Wasting time shortens potential.
Background information (Why does the informant know or like this piece? Where or who did they learn it from? What does it mean to them?):
It was like a motivational thing that my dad would tell me a lot. Not just school, but in sports too. In sports it was huge for me. I learned it from my dad, from a very young age. I would say like six or seven. He would say it to me after hockey games. It was the idea that practice is allocated time and it doesn’t go to waste. It’s a motivational, positive thing. Learn from your mistakes and don’t waste your time feeling sad about it. It’s a very future oriented saying. It’s about moving on, really.
Context (When or where would this be performed? Under what circumstance?):
Mostly after major events, like milestones. Also sometimes little events, every hockey event or every track meet. It’s mostly a negative thing. It’s said during negative time for positive reinforcement. Positive connotation used in a negative context. I still hear it to this day. Six years old to nineteen. My dad will say it over the phone. And again, it’s not just academic. Sometimes it’ll relate to relationships, like girls, or activities.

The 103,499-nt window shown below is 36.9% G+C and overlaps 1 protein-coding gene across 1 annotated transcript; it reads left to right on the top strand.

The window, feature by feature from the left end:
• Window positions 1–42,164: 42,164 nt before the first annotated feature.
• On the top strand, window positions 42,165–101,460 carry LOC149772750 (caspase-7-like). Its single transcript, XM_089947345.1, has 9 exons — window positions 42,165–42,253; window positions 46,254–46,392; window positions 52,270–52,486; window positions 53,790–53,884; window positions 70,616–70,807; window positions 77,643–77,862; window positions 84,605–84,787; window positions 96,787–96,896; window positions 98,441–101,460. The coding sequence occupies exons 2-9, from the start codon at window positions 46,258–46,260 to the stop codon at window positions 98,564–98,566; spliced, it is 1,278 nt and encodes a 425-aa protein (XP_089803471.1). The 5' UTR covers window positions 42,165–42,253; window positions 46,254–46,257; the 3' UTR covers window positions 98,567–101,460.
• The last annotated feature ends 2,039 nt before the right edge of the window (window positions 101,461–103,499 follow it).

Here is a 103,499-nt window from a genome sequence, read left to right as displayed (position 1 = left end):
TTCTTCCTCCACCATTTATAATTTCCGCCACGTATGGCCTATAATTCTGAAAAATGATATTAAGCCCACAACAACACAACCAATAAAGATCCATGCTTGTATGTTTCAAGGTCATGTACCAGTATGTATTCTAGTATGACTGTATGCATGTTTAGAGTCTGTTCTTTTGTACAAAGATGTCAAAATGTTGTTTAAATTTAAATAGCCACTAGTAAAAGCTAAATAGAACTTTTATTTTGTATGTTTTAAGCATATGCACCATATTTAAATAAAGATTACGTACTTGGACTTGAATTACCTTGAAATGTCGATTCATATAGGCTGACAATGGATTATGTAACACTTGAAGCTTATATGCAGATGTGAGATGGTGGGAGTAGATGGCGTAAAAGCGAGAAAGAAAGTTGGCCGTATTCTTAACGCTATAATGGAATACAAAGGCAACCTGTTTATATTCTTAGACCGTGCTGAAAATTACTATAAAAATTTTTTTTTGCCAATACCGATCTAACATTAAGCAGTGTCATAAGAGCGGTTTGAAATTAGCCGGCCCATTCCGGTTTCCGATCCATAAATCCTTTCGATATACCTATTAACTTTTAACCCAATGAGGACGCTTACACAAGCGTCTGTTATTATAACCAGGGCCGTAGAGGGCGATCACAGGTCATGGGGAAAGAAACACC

This piece is rather interesting, because it is a positive statement used in negative situations. It took a relatively long time for me to actually understand what the informant meant when he explained the implications. In reality, I’m not quite sure if he could have explained it to me in a way that I would have completely understood, but maybe that’s one of the intricacies of folklore. I understand this piece in a way that may be different that the informant simply because I am not of his culture.